Dumbbell Bulgarian Split Squat (or bodyweight squat variation)

  1. Position yourself into a staggered stance with your rear foot elevated on a bench press or small box and place your front foot forward. 
  2. Hold a dumbbell in each hand, letting them hang at your sides. This will be your starting position. 
  3. Begin by descending, flexing your knee and hip to lower your body down. Maintain good posture throughout the movement. Keep your front knee in line with the foot as you perform the exercise. 
  4. At the bottom of the movement, drive through your heel to extend the knee and hip to return to the starting position.

Kettlebell Sumo Squat (or bodyweight squat variation)

  1. Use 1 or 2 hands to pick up the kettlebell, pulling it up to your chest. Hold the kettlebell at chest level with both hands, making sure to keep your arms close to your body and elbows tucked in. Your feet should be slightly wider than shoulder-width apart, with your toes pointing slightly outward. Keep your back straight and abdominals tight. This will be your starting position. 
  2. Pushing your hips back, slowly bend the knees and lower your legs until your thighs are just below parallel to the floor. 
  3. Press through the heel of the foot and push your hips through to return to the starting position.

Bodyweight Pistol Squat

  1. From a standing position, raise one foot off the floor. You should be looking directly forward, with your chest up, knees and hips slightly bent, and your back straight. This will be your starting position.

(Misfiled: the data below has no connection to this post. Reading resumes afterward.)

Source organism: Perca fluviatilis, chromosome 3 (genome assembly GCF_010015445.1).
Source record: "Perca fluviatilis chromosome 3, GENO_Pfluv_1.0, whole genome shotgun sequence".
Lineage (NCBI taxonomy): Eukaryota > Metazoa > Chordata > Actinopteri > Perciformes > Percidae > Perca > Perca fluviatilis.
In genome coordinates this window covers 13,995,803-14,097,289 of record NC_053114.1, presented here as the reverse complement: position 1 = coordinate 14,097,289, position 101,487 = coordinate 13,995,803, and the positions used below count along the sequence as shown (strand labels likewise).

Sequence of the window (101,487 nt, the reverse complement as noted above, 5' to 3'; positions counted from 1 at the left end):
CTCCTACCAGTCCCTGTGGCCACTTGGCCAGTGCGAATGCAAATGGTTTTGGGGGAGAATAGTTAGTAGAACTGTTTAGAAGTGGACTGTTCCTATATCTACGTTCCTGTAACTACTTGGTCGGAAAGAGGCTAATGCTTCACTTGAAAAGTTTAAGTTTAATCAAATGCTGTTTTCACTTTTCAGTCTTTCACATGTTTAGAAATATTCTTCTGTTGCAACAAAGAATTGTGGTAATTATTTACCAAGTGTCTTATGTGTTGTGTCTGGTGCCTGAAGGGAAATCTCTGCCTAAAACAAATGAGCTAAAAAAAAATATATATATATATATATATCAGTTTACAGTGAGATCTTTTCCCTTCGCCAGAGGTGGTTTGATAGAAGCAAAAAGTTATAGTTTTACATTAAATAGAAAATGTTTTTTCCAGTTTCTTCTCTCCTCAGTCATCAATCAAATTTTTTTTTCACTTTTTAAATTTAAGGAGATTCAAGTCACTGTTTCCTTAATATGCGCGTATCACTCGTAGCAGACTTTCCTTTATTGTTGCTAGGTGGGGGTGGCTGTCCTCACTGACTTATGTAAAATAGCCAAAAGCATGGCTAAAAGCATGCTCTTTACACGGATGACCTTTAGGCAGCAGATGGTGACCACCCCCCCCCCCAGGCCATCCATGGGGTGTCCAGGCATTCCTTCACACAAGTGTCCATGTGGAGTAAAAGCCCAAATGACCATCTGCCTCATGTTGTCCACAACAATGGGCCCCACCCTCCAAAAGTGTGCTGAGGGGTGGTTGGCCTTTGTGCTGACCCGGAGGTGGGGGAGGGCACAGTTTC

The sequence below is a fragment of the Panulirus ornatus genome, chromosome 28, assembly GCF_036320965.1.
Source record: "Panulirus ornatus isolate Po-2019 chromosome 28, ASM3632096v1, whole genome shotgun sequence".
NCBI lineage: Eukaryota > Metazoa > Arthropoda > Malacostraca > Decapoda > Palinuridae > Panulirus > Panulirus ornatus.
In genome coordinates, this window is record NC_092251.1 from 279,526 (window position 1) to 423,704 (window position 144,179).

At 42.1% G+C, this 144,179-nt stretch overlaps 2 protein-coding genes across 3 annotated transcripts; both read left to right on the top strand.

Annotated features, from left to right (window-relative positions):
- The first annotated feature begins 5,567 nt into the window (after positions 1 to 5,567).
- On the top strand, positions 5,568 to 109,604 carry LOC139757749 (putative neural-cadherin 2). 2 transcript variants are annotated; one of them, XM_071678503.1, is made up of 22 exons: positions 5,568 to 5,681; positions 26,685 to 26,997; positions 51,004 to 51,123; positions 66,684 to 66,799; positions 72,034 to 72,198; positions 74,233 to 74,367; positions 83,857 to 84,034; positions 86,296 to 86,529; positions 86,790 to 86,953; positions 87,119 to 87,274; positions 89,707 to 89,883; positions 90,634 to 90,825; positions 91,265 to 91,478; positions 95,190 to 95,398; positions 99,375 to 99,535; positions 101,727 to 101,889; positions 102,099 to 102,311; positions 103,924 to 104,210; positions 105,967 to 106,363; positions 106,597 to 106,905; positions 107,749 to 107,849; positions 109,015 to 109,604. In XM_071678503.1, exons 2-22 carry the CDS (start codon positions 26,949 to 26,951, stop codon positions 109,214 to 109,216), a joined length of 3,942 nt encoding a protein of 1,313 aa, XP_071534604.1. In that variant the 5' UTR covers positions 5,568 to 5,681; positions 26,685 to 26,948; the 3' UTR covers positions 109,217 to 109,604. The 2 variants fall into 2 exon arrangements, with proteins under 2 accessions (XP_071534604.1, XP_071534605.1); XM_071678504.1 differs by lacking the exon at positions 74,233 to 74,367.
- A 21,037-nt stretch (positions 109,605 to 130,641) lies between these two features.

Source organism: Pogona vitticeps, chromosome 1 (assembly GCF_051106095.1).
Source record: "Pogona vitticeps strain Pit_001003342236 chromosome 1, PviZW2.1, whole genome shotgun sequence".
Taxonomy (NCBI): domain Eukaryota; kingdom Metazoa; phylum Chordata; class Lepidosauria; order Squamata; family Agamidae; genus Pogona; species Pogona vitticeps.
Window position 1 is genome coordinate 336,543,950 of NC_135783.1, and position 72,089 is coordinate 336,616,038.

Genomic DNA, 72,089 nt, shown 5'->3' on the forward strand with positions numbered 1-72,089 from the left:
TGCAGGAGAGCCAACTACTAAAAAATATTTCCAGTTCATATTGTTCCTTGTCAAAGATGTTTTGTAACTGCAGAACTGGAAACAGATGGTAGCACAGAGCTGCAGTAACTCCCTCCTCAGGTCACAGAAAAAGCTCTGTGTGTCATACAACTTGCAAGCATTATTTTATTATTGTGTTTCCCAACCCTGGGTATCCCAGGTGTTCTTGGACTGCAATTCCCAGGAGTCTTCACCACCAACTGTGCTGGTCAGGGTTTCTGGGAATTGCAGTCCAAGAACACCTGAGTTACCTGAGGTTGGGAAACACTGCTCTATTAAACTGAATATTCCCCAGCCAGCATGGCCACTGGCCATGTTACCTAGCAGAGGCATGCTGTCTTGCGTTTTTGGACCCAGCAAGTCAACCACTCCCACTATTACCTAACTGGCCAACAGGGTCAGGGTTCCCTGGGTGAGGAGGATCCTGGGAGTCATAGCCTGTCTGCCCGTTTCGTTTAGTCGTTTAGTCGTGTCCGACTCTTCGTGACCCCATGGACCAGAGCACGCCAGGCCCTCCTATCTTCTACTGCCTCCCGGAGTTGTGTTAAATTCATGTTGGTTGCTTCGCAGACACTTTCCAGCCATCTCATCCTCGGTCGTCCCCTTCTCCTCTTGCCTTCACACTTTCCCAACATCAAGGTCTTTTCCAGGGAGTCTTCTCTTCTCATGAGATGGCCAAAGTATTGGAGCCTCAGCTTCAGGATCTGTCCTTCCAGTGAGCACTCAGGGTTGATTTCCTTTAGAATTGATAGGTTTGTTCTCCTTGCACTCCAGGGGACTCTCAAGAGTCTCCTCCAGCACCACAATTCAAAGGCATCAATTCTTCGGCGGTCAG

2. Descend into a squat by flexing your hips and knee. As you squat, extend the non-working leg forward to allow clearance for your movement. Descend slowly, paying close attention to balance and proper movement mechanics, going as far as your flexibility allows. 
  3. Hold the bottom position briefly and then return to the start by extending through the hips and knee, driving through the heel of your working foot.

Now What?

Squats are a great exercise to boost your testosterone levels…

However, if you want a safer and more effective way to increase your testosterone levels through exercise, I recommend checking out the Anabolic Running program here.

Again, it’s a surefire way to increase your growth hormone by 530% in a matter of seconds…

Check it out.

– Joe LoGalbo